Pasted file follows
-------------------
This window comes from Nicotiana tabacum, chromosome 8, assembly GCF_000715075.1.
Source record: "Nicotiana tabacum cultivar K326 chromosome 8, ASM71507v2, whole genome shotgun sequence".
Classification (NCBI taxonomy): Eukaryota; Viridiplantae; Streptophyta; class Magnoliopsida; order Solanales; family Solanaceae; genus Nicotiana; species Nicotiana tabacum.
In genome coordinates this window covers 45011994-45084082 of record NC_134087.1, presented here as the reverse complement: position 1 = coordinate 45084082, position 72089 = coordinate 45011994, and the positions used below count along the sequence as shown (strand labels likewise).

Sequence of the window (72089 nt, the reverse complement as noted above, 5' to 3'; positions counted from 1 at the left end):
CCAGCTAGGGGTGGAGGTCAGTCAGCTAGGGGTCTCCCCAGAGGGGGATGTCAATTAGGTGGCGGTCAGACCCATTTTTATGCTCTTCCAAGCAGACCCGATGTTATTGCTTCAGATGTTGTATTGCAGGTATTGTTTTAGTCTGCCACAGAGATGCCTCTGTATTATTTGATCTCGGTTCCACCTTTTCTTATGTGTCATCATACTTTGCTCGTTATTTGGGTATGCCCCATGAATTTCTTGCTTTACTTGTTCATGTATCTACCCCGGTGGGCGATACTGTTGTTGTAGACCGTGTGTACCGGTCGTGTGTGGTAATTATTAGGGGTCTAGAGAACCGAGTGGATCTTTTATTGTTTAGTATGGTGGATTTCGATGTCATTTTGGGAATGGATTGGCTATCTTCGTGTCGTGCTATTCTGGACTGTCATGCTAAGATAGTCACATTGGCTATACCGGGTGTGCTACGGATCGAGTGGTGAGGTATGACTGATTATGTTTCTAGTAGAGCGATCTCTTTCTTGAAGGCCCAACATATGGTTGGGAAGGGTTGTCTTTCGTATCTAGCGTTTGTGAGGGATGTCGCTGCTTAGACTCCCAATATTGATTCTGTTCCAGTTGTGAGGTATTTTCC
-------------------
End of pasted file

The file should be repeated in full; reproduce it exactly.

This window comes from Nicotiana tabacum, chromosome 8, assembly GCF_000715075.1.
Source record: "Nicotiana tabacum cultivar K326 chromosome 8, ASM71507v2, whole genome shotgun sequence".
Classification (NCBI taxonomy): Eukaryota; Viridiplantae; Streptophyta; class Magnoliopsida; order Solanales; family Solanaceae; genus Nicotiana; species Nicotiana tabacum.
In genome coordinates this window covers 45011994-45084082 of record NC_134087.1, presented here as the reverse complement: position 1 = coordinate 45084082, position 72089 = coordinate 45011994, and the positions used below count along the sequence as shown (strand labels likewise).

Sequence of the window (72089 nt, the reverse complement as noted above, 5' to 3'; positions counted from 1 at the left end):
CCAGCTAGGGGTGGAGGTCAGTCAGCTAGGGGTCTCCCCAGAGGGGGATGTCAATTAGGTGGCGGTCAGACCCATTTTTATGCTCTTCCAAGCAGACCCGATGTTATTGCTTCAGATGTTGTATTGCAGGTATTGTTTTAGTCTGCCACAGAGATGCCTCTGTATTATTTGATCTCGGTTCCACCTTTTCTTATGTGTCATCATACTTTGCTCGTTATTTGGGTATGCCCCATGAATTTCTTGCTTTACTTGTTCATGTATCTACCCCGGTGGGCGATACTGTTGTTGTAGACCGTGTGTACCGGTCGTGTGTGGTAATTATTAGGGGTCTAGAGAACCGAGTGGATCTTTTATTGTTTAGTATGGTGGATTTCGATGTCATTTTGGGAATGGATTGGCTATCTTCGTGTCGTGCTATTCTGGACTGTCATGCTAAGATAGTCACATTGGCTATACCGGGTGTGCTACGGATCGAGTGGTGAGGTATGACTGATTATGTTTCTAGTAGAGCGATCTCTTTCTTGAAGGCCCAACATATGGTTGGGAAGGGTTGTCTTTCGTATCTAGCGTTTGTGAGGGATGTCGCTGCTTAGACTCCCAATATTGATTCTGTTCCAGTTGTGAGGTATTTTCC